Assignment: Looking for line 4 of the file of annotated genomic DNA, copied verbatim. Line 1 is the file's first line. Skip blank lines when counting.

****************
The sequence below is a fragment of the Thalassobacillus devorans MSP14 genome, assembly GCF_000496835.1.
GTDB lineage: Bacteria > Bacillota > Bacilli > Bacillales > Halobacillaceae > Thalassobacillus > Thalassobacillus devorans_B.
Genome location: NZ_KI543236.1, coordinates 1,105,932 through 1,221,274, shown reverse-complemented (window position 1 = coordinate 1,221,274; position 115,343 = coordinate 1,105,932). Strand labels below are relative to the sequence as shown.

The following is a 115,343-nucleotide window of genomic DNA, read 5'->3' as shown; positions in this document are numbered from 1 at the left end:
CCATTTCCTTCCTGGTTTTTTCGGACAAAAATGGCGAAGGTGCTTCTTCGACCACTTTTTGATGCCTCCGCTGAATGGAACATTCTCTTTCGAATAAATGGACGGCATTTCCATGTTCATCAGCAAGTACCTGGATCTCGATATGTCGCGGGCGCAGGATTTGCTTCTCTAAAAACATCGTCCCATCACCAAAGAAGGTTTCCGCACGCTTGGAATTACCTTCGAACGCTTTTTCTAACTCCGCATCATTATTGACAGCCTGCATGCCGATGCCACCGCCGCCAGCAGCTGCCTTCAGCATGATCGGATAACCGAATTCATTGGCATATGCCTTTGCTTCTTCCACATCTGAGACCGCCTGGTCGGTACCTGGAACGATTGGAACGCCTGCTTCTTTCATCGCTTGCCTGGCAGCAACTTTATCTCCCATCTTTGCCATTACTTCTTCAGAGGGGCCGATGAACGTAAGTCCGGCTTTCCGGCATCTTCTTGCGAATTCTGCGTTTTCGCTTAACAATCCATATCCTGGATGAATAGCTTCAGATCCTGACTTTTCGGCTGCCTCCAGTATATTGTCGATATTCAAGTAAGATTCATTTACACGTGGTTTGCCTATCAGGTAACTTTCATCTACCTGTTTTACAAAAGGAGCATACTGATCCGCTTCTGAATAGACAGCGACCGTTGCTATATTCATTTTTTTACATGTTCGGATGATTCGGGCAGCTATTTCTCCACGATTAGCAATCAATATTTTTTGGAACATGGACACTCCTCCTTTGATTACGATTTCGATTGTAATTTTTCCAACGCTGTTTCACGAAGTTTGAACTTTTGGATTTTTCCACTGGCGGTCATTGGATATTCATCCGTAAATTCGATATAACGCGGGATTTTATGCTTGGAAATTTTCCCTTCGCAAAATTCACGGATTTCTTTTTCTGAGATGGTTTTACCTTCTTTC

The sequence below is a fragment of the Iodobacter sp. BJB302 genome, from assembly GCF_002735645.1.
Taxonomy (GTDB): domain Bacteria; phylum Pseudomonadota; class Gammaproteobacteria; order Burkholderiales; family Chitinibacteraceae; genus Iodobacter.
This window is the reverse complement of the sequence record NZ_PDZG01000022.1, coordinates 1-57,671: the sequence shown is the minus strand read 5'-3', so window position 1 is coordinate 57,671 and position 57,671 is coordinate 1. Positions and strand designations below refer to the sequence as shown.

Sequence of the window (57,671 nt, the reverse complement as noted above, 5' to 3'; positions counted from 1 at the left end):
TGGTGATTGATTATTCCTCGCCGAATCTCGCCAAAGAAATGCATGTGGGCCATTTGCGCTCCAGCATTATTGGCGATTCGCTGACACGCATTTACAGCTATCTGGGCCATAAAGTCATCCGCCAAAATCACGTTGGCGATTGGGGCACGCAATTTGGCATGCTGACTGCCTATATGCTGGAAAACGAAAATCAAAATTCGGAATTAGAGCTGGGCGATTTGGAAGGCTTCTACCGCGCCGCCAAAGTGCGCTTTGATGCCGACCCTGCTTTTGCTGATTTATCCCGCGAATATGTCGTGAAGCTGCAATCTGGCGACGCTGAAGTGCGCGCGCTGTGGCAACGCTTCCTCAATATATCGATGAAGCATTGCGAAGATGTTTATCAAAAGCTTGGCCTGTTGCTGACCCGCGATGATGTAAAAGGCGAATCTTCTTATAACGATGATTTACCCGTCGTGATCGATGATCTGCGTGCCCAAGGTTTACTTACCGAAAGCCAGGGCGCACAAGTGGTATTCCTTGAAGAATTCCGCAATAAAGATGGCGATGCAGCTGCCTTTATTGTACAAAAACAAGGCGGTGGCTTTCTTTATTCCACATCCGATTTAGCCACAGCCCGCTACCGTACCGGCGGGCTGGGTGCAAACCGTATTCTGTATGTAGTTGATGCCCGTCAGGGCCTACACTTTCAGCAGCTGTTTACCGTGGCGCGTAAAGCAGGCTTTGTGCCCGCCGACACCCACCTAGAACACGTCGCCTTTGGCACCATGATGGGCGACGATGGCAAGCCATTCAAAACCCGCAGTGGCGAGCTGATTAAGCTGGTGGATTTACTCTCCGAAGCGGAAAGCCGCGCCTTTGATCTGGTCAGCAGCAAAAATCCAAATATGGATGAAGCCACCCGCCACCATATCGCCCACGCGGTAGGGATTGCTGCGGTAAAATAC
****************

The following is a 115,343-nucleotide window of genomic DNA, read 5'->3' as shown; positions in this document are numbered from 1 at the left end: